What is a wasted good?
A wasted asset is an item that has a limited useful life and that its value irreversibly diminishes over time. Examples include the depreciation of fixed assets such as vehicles and machinery and values that deteriorate over time, such as options, that continually lose value over time after purchase.
- An asset that goes to waste is one that loses value over time.
- Vehicles and machines are examples of fixed assets that are wasting assets.
- Other examples of wasted assets include exhaustible resources like an oil well or a coal mine.
- In financial markets, options are a wasted asset because their time value continually decreases to zero at expiration.
Understanding a wasted asset
Any asset that loses value over time is an asset that goes to waste. For example, a truck used for commercial purposes will lose value over time. Accountants attempt to quantify the decline by assigning a depreciation schedule to recognize the decreasing value each year.
While most vehicles and machines are wasting assets, there are some exceptions. A rare car, for example, can become more valuable over time. The value often decreases initially, however over a long period of time the car becomes more valuable again if it is kept in good condition. However, in general, vehicles are wasting assets and their value gradually decreases until they are only worth scrap / parts.
A term life insurance policy has an expiration date and will therefore expire worthless. The same is the case with a service contract for repairs or other maintenance services because the owner pays in advance and the contract is only valid for a specified period of time. Once the contract ends, the value of the contract has been used up and disappears.
A supply of natural resources, such as a coal mine or an oil well, also has a limited useful life and its value will decline as the resource is extracted and the remaining supply is depleted. The owner calculates the depletion rate to reach an expected useful life.
Waste of assets in financial markets
In financial markets, options are the most common type of wasted asset. The value of an option has two components: time value and intrinsic value. As the option expiration date approaches, the time value gradually decreases towards zero due to the fall of time. At expiration, an option is worth only its intrinsic value. If it is in the money (ITM), its value is the difference between the strike price and the price of the underlying asset. If it’s out of the money (OTM), it expires worthless.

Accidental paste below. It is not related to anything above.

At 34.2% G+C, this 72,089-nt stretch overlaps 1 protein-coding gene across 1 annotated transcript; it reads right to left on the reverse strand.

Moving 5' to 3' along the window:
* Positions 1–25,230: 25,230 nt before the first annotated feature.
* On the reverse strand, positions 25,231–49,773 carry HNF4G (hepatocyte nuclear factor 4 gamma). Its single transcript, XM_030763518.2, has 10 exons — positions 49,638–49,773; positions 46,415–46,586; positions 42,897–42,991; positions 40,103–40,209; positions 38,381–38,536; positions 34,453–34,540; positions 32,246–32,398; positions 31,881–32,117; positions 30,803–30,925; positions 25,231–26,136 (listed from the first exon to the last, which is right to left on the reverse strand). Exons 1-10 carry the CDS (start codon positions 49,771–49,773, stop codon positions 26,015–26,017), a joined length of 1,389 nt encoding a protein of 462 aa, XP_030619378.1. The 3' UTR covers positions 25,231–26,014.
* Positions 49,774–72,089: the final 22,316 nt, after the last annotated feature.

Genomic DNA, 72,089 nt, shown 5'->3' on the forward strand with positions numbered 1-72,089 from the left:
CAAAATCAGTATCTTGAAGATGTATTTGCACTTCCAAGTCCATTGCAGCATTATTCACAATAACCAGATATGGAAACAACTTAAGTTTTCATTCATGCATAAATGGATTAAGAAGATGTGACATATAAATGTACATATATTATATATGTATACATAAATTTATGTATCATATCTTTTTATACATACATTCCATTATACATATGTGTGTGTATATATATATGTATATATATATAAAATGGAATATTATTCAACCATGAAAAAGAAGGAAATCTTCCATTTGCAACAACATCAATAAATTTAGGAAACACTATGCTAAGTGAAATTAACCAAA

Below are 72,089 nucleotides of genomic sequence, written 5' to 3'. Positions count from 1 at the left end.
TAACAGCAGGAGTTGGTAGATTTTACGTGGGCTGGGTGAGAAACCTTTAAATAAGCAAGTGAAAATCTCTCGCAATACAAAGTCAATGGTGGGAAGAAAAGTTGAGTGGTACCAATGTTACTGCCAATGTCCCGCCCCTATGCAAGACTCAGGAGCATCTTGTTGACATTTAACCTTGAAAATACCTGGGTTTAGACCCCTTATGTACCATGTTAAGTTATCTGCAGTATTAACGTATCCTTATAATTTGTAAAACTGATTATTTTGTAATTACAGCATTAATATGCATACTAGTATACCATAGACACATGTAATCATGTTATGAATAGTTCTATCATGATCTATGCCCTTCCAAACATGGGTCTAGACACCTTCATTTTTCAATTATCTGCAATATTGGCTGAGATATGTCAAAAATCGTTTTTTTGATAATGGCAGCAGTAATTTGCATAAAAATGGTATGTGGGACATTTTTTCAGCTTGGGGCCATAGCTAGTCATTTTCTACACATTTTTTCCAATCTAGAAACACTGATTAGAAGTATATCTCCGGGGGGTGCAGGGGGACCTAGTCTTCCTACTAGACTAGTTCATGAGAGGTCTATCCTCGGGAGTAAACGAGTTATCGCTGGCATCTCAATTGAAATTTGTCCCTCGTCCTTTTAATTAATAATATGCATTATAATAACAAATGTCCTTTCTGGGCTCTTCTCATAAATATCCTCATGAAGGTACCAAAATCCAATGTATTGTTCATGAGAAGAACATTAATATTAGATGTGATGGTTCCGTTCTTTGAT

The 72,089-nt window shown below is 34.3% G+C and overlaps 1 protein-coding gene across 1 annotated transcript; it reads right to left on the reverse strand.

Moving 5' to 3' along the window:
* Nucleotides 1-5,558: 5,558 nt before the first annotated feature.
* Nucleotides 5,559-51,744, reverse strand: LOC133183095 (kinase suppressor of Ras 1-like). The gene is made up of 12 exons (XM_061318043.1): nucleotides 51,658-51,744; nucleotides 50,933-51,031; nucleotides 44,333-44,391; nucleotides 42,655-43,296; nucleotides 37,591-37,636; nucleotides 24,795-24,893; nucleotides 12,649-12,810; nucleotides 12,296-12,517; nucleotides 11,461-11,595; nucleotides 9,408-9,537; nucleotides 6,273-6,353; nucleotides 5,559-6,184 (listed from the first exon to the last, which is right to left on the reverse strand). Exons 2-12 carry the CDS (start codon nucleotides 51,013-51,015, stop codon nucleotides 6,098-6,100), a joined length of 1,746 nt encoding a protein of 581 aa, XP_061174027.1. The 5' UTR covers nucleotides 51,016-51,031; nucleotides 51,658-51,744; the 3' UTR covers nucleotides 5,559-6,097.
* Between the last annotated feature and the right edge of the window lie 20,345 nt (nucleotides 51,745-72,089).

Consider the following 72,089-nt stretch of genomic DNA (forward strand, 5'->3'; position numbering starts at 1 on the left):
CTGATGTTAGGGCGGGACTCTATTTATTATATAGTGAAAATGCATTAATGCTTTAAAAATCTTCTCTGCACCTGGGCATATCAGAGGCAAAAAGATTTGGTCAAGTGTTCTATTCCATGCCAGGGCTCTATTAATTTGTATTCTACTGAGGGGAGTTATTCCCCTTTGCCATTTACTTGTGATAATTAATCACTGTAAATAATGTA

Similarly, other derivative contracts, such as futures, have an attrition component. As a futures contract nears expiration, the premium or discount it has in the spot market decreases. However, the value of the futures contract is simply close to the spot value, so, strictly speaking, it is not a wasted asset. Only the premium or discount is wasted as the futures contract is still worth something at expiration, unlike an OTM option at expiration.
Investors should be aware of the time left to maturity of any derivative, especially when it comes to options. Option strategies tend to be short-term in nature and most expire within a year. However, there are longer-term options called long-term stock anticipation securities (LEAPS), which mature in a year or more.
Option traders can also write options to take advantage of falling value over time. Option writers or sellers charge money when they write the contract and can keep the full amount, called a premium, if the option expires worthless. Rather, the option buyer loses the premium if the option expires worthless.
Any trader who makes a directional bet on the underlying asset by buying options can lose money if the underlying does not move quickly in the desired direction. For example, a bull trader buys a call option with a strike price of $ 55 when the current price of the underlying stock is $ 50. The trader will make money if the stock moves above $ 55 plus the premium paid, but you must do so before the option expires.
If the stock rises to $ 54, the trader correctly marked the direction of the move, but still lost money. If the option costs $ 2, the trader loses money even if the stock price rises above the strike price ($ 55) to $ 56. They paid $ 2 for the option, so the stock must exceed $ 57 ($ 55 + $ 2) to make a profit.
Example of an option as a wasted asset
Suppose a trader buys an option contract on SPDR Gold (GLD) shares. The trust is trading at $ 127, so they buy a call option in the money (ATM) with a strike of $ 127.
This option has no intrinsic value as it is ATM and not ITM. Therefore, the premium reflects the time value of the option. The option, which expires in two months, has a premium of $ 2.55. The option costs $ 255 since an option contract is for 100 shares ($ 2.55 x 100 shares).
For the call buyer to earn money, the GLD price must exceed $ 129.55 ($ 127 + $ 2.55). This is the balance point. If the GLD price is below $ 127 at expiration, the option will expire worthless and the trader will lose $ 255. The writer has captured the time value or wasted asset portion of the option, while the buyer has lost it. .
If GLD is trading above the $ 128 strike price at option expiration, the buyer will continue to lose money. They’re getting $ 1, but the option costs $ 2.55, so they’re still under $ 1.55 or $ 155, which is the option writer’s profit.
If the GLD price is above $ 129.55 at expiration, say $ 132, then the buyer will earn enough from the option to cover the cost of the time value. The buyer’s profit is $ 2.45 ($ 132 – $ 129.55), or $ 245 for the contract. The subscriber is losing $ 245 if he wrote a naked call option or has an opportunity cost of $ 245 if he wrote a covered call option.